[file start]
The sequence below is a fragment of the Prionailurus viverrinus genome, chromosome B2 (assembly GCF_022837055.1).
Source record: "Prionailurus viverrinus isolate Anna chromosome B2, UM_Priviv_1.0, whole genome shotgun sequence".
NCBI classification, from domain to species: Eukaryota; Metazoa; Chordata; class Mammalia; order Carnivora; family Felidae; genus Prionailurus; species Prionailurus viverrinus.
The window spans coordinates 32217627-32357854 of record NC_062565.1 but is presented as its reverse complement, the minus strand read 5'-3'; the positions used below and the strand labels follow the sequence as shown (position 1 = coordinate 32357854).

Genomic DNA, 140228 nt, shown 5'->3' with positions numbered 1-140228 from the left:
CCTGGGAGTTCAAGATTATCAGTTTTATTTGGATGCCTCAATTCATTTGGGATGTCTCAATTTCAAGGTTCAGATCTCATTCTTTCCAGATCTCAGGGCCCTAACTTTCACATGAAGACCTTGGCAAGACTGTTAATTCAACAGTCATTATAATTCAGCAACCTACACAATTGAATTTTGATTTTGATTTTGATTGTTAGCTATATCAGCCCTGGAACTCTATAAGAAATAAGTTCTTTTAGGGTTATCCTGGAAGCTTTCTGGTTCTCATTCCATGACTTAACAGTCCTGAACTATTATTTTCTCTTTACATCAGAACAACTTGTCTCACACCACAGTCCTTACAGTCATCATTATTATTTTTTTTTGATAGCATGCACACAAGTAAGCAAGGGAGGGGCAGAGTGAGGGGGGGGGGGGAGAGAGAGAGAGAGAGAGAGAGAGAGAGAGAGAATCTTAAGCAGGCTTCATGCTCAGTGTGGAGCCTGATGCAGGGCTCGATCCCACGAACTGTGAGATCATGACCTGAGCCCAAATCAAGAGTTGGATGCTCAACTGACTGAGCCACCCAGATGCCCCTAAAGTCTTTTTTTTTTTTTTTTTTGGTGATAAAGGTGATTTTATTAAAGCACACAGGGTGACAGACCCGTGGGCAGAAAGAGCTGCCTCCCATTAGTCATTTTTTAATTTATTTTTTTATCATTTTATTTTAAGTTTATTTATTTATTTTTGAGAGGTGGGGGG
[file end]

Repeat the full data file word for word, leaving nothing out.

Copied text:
The sequence below is a fragment of the Prionailurus viverrinus genome, chromosome B2 (assembly GCF_022837055.1).
Source record: "Prionailurus viverrinus isolate Anna chromosome B2, UM_Priviv_1.0, whole genome shotgun sequence".
NCBI classification, from domain to species: Eukaryota; Metazoa; Chordata; class Mammalia; order Carnivora; family Felidae; genus Prionailurus; species Prionailurus viverrinus.
The window spans coordinates 32217627-32357854 of record NC_062565.1 but is presented as its reverse complement, the minus strand read 5'-3'; the positions used below and the strand labels follow the sequence as shown (position 1 = coordinate 32357854).

Genomic DNA, 140228 nt, shown 5'->3' with positions numbered 1-140228 from the left:
CCTGGGAGTTCAAGATTATCAGTTTTATTTGGATGCCTCAATTCATTTGGGATGTCTCAATTTCAAGGTTCAGATCTCATTCTTTCCAGATCTCAGGGCCCTAACTTTCACATGAAGACCTTGGCAAGACTGTTAATTCAACAGTCATTATAATTCAGCAACCTACACAATTGAATTTTGATTTTGATTTTGATTGTTAGCTATATCAGCCCTGGAACTCTATAAGAAATAAGTTCTTTTAGGGTTATCCTGGAAGCTTTCTGGTTCTCATTCCATGACTTAACAGTCCTGAACTATTATTTTCTCTTTACATCAGAACAACTTGTCTCACACCACAGTCCTTACAGTCATCATTATTATTTTTTTTTGATAGCATGCACACAAGTAAGCAAGGGAGGGGCAGAGTGAGGGGGGGGGGGGAGAGAGAGAGAGAGAGAGAGAGAGAGAGAGAGAATCTTAAGCAGGCTTCATGCTCAGTGTGGAGCCTGATGCAGGGCTCGATCCCACGAACTGTGAGATCATGACCTGAGCCCAAATCAAGAGTTGGATGCTCAACTGACTGAGCCACCCAGATGCCCCTAAAGTCTTTTTTTTTTTTTTTTTTGGTGATAAAGGTGATTTTATTAAAGCACACAGGGTGACAGACCCGTGGGCAGAAAGAGCTGCCTCCCATTAGTCATTTTTTAATTTATTTTTTTATCATTTTATTTTAAGTTTATTTATTTATTTTTGAGAGGTGGGGGG